The Most Important Thing To Know About Money When You’re Young, According to Experts

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Learning how to manage money is a lifelong commitment. As you grow and change in your career and lifestyle, so does the way you approach finances. The general idea, though, is that you’ll get better with money over time — and hopefully have more of it, too.

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That isn’t to say young people don’t know money. In the digital age, Gen Z (born 1997-2012) has 24/7 access to money advice with apps like TikTok and YouTube. In fact, a 2021 GOBankingRates survey found that 38% of Gen Z learn personal finance from social media. In comparison, 22% learn from their parents or family and 17% learn from a high school or college class.

Still, when it comes to money, experience is a powerful teacher. And when you don’t have firsthand experience, secondhand knowledge from trusted sources is the next best thing. Here’s advice from six experts on the most important thing for young people to know about money.

Saving, even when you’re young, is crucial.

“It is common for people to spend everything they earn because they don’t understand the importance of planning for the future. This can lead to all sorts of problems down the line, so it’s crucial that young people learn to be disciplined with their money and start saving early on,” said Becky Neubauer, finance writer and founder of Lifepothesis.

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“One of the best ways to save is to open up a savings account and make regular, automatic deposits directly from your paycheck. Another option is to automate your savings so that a fixed amount is transferred from your checking account to your savings account each month. This way you’ll be less tempted to spend your money on unnecessary things and you’ll have a nest egg to fall back on in case of an emergency.”

Learn about investing sooner rather than later.

“The most important thing that young people should understand about money or finances is that time is their best friend. Money, even small amounts, invested for long periods of time can grow into life-changing amounts,” said Mike Hunsberger, ChFC and owner of Next Mission Financial Planning.

“If a 15-year-old started investing $200 a month they’d have over $1 million at age 65. If they wait to start until they are 30, they’d have to invest $600 per month to have $1 million. (Both assuming a 7.1% annual return.) Compound interest over a long period of time really is magic.”

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Contribute to a retirement fund.

“I waited several years after starting a job to set up and fully contribute to my 401(k), and I wish I would have done it right away,” said Bianca Trembly, founder and CEO of The Best Calgary. “Start saving for retirement as early as possible. Be willing to sacrifice on discretionary spending now so that your financial future is secure. If your employer offers a retirement plan, take advantage of it — especially [if they match].” 

Money isn’t all about logic.

“Getting ahead with finances is not just logistical. I would remind myself it’s OK for finances to be emotional!” said Choe Elise, certified financial coach and the CEO and founder of Deeper Than Money. “Something I really want my clients to understand is the WHY behind their spending. I used to spend out of alignment, or because I was feeling sad or frustrated, and then I would feel guilt and regret…and the cycle just continued!”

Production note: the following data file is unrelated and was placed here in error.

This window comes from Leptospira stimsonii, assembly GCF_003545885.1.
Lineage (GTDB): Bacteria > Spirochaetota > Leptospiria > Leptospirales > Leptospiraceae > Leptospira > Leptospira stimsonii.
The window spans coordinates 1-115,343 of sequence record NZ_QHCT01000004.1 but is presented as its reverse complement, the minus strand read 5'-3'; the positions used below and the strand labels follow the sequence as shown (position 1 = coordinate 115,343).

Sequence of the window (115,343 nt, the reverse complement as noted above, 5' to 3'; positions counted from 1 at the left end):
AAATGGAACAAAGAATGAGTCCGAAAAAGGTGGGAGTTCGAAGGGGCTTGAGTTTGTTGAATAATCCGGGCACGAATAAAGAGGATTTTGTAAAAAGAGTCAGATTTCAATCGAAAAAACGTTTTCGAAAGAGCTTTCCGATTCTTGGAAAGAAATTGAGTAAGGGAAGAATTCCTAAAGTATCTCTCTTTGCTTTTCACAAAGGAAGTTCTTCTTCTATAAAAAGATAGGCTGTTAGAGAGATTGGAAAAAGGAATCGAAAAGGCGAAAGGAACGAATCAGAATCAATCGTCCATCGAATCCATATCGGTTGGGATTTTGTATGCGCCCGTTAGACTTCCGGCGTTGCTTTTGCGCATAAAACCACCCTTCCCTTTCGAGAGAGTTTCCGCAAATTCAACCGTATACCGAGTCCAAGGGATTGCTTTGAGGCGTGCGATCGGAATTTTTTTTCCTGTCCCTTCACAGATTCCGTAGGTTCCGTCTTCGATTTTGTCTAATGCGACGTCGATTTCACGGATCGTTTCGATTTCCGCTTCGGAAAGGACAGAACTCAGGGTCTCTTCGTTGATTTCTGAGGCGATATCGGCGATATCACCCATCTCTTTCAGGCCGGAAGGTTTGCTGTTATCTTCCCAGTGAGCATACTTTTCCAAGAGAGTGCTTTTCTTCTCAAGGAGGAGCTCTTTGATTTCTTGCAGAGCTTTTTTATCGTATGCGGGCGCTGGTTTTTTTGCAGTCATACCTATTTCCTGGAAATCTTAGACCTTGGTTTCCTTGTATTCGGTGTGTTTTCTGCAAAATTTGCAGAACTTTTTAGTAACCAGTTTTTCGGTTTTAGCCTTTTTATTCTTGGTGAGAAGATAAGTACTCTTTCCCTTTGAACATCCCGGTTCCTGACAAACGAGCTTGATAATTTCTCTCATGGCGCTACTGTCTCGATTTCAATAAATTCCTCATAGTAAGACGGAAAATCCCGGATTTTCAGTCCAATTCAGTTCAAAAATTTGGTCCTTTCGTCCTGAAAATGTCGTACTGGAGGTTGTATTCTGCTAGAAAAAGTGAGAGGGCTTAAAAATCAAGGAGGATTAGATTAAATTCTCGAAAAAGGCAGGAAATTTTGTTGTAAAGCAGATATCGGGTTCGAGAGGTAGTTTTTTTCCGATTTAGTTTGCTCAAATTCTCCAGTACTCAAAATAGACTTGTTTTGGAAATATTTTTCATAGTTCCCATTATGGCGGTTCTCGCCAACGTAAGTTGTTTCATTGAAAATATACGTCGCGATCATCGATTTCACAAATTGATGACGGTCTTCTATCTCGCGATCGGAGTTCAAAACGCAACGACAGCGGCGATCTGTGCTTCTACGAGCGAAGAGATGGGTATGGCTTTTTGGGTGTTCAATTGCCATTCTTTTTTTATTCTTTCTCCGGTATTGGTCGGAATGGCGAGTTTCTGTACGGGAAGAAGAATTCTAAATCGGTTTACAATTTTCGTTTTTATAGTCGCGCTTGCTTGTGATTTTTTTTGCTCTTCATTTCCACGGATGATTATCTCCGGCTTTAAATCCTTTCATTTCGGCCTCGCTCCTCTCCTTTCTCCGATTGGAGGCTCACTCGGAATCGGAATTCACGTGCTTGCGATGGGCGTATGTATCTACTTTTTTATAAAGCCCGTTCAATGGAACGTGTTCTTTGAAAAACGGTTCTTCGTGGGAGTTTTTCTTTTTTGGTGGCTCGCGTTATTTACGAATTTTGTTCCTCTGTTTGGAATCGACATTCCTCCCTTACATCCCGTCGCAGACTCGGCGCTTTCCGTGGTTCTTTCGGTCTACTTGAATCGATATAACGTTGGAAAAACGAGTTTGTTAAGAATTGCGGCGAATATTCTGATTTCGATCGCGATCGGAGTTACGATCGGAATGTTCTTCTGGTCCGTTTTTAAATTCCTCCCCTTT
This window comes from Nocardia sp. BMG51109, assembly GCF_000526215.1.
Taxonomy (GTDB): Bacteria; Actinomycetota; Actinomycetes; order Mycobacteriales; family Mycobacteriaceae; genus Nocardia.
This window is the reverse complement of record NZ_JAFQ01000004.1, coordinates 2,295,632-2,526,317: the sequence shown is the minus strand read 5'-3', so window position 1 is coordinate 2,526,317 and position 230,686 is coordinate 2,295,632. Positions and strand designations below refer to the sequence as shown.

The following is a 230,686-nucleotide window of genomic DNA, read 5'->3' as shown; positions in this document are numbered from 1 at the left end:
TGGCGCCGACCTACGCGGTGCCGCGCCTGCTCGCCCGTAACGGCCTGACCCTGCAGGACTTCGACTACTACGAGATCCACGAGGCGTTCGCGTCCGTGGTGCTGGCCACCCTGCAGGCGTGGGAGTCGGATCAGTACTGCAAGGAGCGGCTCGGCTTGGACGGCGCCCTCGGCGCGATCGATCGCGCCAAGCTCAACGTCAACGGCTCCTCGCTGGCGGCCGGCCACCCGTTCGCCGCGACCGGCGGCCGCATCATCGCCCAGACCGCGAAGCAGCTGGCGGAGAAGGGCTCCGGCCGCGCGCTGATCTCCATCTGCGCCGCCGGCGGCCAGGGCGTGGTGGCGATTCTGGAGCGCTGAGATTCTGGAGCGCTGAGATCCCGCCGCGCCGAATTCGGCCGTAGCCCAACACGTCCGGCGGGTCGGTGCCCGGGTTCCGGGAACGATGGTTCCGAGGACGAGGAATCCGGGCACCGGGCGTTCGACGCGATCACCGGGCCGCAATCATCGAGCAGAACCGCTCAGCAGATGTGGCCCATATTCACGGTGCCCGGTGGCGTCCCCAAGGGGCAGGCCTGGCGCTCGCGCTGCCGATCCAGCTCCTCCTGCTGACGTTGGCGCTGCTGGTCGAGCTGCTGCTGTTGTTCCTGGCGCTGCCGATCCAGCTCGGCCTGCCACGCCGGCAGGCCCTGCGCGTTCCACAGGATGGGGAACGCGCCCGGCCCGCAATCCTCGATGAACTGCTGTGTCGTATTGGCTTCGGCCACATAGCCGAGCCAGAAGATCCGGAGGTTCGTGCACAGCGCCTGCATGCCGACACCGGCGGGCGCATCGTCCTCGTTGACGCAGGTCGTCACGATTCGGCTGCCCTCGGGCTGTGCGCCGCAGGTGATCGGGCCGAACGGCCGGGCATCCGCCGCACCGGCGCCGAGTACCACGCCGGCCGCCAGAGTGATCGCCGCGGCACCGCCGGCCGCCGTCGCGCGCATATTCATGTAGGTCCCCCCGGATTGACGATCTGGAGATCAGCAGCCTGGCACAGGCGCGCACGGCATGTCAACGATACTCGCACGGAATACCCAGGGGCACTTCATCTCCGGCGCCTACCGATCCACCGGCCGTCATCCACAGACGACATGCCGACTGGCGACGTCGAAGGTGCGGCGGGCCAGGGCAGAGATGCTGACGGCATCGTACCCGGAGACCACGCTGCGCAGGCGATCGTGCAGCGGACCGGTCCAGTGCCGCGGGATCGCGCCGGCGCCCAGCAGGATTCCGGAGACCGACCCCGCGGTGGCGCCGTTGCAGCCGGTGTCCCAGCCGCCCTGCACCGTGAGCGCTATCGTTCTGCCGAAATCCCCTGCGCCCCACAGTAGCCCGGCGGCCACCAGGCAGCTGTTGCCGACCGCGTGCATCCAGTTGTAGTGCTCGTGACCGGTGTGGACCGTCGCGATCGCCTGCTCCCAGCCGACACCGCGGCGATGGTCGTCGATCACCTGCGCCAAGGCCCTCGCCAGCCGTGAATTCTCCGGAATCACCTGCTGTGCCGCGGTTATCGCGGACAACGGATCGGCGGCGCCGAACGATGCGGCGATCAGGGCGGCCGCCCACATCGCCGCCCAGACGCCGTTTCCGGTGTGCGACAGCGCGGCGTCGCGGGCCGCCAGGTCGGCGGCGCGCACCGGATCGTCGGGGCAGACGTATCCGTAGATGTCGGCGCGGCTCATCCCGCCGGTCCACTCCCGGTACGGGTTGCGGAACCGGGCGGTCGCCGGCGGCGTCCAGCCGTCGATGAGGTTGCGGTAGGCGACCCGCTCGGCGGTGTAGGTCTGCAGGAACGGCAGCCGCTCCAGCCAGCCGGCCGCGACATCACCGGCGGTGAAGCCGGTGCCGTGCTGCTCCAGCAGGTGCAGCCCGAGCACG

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Elise added, “Once someone dives into the psychology of money, they can understand why they have the habits and money beliefs they do. (Hint: a lot of it comes from how you were raised with money. This is why I always recommend the book ‘How to do the Work‘ by Dr. Nicole LePera, because it relates so much to your finances.)”

Being good with money doesn’t mean never spending.

“It’s not worth it to be obsessed with cutting expenses — like saying no to the trip, friend’s birthday dinner, coffee with coworkers, etc.” said Elise. “If you get too obsessed with saving money, you end up sacrificing memories…but for what? To become debt free a month sooner? Not worth it in my eyes.”

Having some debt is OK, and can even be beneficial.

“My number one financial tip for young people is not all debts are bad debts. You want to build and maintain a reliable credit history, so having a credit card or some loans on record will be helpful when you are looking to take out a significant loan like a mortgage or line of credit. This could be as simple as using a credit card to buy all of your essentials and paying it off every month (or daily to stay on track),” said Gates Little, CEO of altLine at The Southern Bank Company

“Building a credit history while you are young and in school will help you achieve a better score than getting a credit card in your late 20s or 30s. Just avoid buying things you can’t afford, which is boring advice, I know, but really is the key to using a credit card intelligently.”

Money isn’t everything.

“The most important thing to know about money when you’re young is that it can be a source of anxiety. It’s a tool that helps us reach our goals, but it’s not the goal itself,” said Michael Jan Baldicana, finance writer at Pyramid Credit Repair.

“Money should not be the only thing that you are looking for in life.”

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About the Author

Levi joined GOBankingRates in 2019. He's found success in financial, political and military lifestyle writing, with work appearing on MSN, Yahoo Finance, OurMilitary.com and more. With a background in narrative writing, he enjoys turning interesting conversations into impactful content.

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